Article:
In a recent report For the United States Administrative Conference (ACUS), of which I was a co-author, interviews with agency heads made it clear that agencies view the commenting process exclusively or almost exclusively through a technical lens . Our interviewees unanimously noted that the opinion and the comment do not constitute a vote and that, to be useful, the comments must contain actionable information and not mere expressions of opinion.
Considering the public perception of net neutrality rules, on the other hand, it is clear that the general public comes to the opposite conclusion.
So where does that leave the notice and comment process? Will one prospect or the other win? Or will government agencies just continue to fend for themselves, with all parties increasingly dissatisfied?
If agency policymakers take a step back, they might come to see this challenge as an opportunity to use technological developments to their advantage.
Technically, the review and comment represent a legalized version of a suggestion box, which is often the ideal mechanism for collecting scattered information. Politically, it is difficult to imagine a worse approach to knowing public opinion. No PR company, for example, would design a poll that most of the intended recipients don’t know exists and participation is entirely on an opt-in basis. At least for the purposes of determining public opinion, the notice and comment process is tailor-made to ensure that the most extreme and unrepresentative opinions are the only ones recorded.
The APA editors, however, were not mistaken in adopting the advice and commentary. It was the best approach imaginable at the time. And even now, in the vast majority of rules, this will represent the optimal approach in light of the limited resources that can be devoted to the problem. But for some rules, it may be a good idea to supplement reviews and comments.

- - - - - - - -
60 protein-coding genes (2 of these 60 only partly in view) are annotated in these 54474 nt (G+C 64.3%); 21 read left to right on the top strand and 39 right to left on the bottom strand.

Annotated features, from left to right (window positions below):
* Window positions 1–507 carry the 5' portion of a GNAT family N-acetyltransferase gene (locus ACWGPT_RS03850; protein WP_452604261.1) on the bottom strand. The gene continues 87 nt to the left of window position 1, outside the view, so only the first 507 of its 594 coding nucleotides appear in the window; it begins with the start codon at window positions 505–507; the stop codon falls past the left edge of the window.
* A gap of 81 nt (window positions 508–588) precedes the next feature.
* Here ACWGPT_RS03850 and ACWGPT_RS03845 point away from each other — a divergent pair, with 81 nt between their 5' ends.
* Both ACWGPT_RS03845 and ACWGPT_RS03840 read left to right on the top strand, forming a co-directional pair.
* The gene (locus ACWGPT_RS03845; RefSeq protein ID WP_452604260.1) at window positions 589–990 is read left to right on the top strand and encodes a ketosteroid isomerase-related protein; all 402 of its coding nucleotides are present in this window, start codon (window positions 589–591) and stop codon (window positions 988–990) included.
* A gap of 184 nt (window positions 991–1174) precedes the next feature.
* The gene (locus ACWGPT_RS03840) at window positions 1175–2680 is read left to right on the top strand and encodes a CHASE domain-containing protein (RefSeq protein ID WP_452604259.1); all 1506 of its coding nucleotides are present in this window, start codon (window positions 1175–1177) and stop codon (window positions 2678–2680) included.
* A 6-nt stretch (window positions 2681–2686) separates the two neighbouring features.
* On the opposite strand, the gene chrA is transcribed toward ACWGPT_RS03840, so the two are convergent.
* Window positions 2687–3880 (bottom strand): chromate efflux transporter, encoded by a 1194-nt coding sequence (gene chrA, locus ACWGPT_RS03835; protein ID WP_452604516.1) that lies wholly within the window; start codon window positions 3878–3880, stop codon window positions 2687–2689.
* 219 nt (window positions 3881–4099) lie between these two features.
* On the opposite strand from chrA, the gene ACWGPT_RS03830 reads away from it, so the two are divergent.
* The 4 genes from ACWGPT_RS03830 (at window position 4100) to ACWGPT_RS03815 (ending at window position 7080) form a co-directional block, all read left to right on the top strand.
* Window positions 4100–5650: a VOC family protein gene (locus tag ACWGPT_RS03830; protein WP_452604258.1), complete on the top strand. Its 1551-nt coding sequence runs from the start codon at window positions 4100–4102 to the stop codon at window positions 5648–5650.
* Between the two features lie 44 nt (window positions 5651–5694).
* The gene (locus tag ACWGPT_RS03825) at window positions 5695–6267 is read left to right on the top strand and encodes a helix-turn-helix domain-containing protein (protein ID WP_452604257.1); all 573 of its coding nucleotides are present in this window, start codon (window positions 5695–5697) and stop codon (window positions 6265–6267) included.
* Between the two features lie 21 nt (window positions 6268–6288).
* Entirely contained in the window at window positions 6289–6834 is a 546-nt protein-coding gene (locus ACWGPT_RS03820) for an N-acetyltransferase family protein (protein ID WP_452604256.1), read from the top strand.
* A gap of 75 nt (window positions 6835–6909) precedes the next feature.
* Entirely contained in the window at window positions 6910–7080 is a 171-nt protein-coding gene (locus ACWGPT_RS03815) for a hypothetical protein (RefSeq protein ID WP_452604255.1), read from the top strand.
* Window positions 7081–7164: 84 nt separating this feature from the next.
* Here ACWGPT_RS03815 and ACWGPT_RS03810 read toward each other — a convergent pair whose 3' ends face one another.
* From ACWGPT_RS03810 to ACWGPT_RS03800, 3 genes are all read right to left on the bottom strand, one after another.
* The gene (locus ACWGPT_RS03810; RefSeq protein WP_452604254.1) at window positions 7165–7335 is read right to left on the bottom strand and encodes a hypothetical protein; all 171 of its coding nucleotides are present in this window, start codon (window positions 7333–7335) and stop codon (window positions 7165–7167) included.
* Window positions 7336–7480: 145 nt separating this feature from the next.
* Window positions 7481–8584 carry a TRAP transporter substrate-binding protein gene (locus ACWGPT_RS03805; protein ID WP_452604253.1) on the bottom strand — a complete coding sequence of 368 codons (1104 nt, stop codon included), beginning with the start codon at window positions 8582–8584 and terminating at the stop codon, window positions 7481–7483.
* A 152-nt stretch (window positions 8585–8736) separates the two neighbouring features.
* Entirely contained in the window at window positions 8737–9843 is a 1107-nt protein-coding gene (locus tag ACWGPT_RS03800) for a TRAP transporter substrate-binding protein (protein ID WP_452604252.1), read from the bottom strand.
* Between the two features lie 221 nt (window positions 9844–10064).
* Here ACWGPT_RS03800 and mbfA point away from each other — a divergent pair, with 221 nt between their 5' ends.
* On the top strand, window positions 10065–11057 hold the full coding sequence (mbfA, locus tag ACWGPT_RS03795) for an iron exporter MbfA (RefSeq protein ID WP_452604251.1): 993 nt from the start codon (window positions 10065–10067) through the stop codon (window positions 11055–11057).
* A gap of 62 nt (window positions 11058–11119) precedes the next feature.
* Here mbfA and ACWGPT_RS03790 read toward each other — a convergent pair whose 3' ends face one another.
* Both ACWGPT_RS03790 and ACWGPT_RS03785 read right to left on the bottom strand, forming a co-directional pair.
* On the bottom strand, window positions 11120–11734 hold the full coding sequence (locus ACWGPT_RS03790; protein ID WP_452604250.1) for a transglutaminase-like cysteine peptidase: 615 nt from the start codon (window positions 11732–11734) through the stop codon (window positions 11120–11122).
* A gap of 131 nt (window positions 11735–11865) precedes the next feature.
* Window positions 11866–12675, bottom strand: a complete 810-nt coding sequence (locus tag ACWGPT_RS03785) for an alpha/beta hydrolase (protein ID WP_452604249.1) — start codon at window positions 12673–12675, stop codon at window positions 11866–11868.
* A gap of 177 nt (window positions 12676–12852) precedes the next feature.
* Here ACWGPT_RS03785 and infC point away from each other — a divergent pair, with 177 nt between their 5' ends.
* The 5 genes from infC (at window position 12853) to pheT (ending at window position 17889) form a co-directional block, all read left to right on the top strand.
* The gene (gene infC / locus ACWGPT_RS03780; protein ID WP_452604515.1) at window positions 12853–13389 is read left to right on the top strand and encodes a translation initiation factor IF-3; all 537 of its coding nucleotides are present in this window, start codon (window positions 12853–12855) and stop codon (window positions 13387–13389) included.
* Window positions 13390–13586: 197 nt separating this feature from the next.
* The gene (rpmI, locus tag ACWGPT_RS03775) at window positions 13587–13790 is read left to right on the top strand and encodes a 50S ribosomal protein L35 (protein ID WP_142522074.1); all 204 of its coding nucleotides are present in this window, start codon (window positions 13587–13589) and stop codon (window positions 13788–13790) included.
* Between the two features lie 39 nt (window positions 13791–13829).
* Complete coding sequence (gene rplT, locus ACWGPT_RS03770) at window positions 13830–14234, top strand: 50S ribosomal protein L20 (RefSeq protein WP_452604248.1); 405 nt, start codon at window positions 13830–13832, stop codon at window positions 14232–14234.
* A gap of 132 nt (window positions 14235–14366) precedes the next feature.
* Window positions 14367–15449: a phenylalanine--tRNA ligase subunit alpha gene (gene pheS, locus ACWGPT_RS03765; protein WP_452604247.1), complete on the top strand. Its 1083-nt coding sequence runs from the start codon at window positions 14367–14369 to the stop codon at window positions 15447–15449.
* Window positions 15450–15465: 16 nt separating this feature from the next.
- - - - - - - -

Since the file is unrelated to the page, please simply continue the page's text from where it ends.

Agencies already have a wide range of additional outreach tools. These include the advance opinion proposed regulation, Federal Council committees, stakeholder workshops, direct contact with affected groups, social media sensitization, negotiated regulation (often called “reg neg”), “reg neg liteâAnd many other options.
International practice also provides a useful precedent. The European Commission, for example, commits a process similar to reg neg lite when considering a new bill: it invites key stakeholders into the room, fosters a conversation, and then takes that input into account when drafting the law. China has, in some cases, summoned a citizens’ council to hear the comments of the citizens concerned when new regulations are proposed.
Most of these options will be inappropriate for use in most rules. In deciding what additional outreach, if any, it should undertake, the agency must be mindful of what it is trying to accomplish with the rule and what âaudienceâ it is seeking to involve.